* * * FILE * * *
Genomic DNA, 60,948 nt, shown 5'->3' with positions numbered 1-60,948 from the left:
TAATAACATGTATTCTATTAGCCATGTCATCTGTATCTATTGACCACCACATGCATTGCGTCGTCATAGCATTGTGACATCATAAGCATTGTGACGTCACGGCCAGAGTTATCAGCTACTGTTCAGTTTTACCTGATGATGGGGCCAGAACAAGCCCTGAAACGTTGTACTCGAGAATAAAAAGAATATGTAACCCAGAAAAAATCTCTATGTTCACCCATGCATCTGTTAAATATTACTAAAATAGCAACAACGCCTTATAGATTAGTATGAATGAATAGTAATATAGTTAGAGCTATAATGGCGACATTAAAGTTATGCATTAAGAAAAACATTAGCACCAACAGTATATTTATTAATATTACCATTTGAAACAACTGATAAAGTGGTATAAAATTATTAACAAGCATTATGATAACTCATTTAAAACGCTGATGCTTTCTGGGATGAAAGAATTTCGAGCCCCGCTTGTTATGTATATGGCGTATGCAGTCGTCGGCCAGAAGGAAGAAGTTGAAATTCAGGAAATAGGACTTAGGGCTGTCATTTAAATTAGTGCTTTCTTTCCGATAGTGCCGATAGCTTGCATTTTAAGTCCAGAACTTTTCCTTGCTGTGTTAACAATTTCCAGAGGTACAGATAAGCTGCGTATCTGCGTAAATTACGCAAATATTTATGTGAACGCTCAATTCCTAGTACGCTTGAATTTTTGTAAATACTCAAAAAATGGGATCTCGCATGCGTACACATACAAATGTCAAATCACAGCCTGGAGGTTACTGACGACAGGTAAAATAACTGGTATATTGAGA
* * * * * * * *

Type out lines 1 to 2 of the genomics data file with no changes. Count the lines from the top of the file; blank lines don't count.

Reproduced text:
Genomic DNA, 60,948 nt, shown 5'->3' with positions numbered 1-60,948 from the left:
TAATAACATGTATTCTATTAGCCATGTCATCTGTATCTATTGACCACCACATGCATTGCGTCGTCATAGCATTGTGACATCATAAGCATTGTGACGTCACGGCCAGAGTTATCAGCTACTGTTCAGTTTTACCTGATGATGGGGCCAGAACAAGCCCTGAAACGTTGTACTCGAGAATAAAAAGAATATGTAACCCAGAAAAAATCTCTATGTTCACCCATGCATCTGTTAAATATTACTAAAATAGCAACAACGCCTTATAGATTAGTATGAATGAATAGTAATATAGTTAGAGCTATAATGGCGACATTAAAGTTATGCATTAAGAAAAACATTAGCACCAACAGTATATTTATTAATATTACCATTTGAAACAACTGATAAAGTGGTATAAAATTATTAACAAGCATTATGATAACTCATTTAAAACGCTGATGCTTTCTGGGATGAAAGAATTTCGAGCCCCGCTTGTTATGTATATGGCGTATGCAGTCGTCGGCCAGAAGGAAGAAGTTGAAATTCAGGAAATAGGACTTAGGGCTGTCATTTAAATTAGTGCTTTCTTTCCGATAGTGCCGATAGCTTGCATTTTAAGTCCAGAACTTTTCCTTGCTGTGTTAACAATTTCCAGAGGTACAGATAAGCTGCGTATCTGCGTAAATTACGCAAATATTTATGTGAACGCTCAATTCCTAGTACGCTTGAATTTTTGTAAATACTCAAAAAATGGGATCTCGCATGCGTACACATACAAATGTCAAATCACAGCCTGGAGGTTACTGACGACAGGTAAAATAACTGGTATATTGAGA